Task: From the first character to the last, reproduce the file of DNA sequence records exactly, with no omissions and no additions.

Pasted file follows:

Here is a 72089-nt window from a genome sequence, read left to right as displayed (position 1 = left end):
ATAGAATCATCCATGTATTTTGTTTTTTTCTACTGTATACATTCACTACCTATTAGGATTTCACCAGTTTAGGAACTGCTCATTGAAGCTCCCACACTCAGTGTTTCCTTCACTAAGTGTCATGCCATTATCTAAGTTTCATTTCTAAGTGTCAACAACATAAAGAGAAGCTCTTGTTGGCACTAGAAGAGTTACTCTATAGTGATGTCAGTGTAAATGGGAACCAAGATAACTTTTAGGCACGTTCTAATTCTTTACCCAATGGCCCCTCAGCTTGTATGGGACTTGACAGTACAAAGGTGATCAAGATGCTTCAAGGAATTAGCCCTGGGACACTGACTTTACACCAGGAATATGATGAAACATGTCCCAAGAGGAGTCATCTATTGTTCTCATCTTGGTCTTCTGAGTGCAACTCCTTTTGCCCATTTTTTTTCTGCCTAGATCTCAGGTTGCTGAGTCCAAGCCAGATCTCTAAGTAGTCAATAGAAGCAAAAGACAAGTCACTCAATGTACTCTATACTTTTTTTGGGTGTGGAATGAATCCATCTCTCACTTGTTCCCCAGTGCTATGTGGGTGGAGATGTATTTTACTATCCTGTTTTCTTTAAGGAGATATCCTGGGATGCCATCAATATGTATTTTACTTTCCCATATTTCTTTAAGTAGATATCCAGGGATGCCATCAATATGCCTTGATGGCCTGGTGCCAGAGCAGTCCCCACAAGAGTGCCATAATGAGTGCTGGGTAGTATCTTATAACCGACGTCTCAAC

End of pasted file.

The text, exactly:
Here is a 72089-nt window from a genome sequence, read left to right as displayed (position 1 = left end):
ATAGAATCATCCATGTATTTTGTTTTTTTCTACTGTATACATTCACTACCTATTAGGATTTCACCAGTTTAGGAACTGCTCATTGAAGCTCCCACACTCAGTGTTTCCTTCACTAAGTGTCATGCCATTATCTAAGTTTCATTTCTAAGTGTCAACAACATAAAGAGAAGCTCTTGTTGGCACTAGAAGAGTTACTCTATAGTGATGTCAGTGTAAATGGGAACCAAGATAACTTTTAGGCACGTTCTAATTCTTTACCCAATGGCCCCTCAGCTTGTATGGGACTTGACAGTACAAAGGTGATCAAGATGCTTCAAGGAATTAGCCCTGGGACACTGACTTTACACCAGGAATATGATGAAACATGTCCCAAGAGGAGTCATCTATTGTTCTCATCTTGGTCTTCTGAGTGCAACTCCTTTTGCCCATTTTTTTTCTGCCTAGATCTCAGGTTGCTGAGTCCAAGCCAGATCTCTAAGTAGTCAATAGAAGCAAAAGACAAGTCACTCAATGTACTCTATACTTTTTTTGGGTGTGGAATGAATCCATCTCTCACTTGTTCCCCAGTGCTATGTGGGTGGAGATGTATTTTACTATCCTGTTTTCTTTAAGGAGATATCCTGGGATGCCATCAATATGTATTTTACTTTCCCATATTTCTTTAAGTAGATATCCAGGGATGCCATCAATATGCCTTGATGGCCTGGTGCCAGAGCAGTCCCCACAAGAGTGCCATAATGAGTGCTGGGTAGTATCTTATAACCGACGTCTCAAC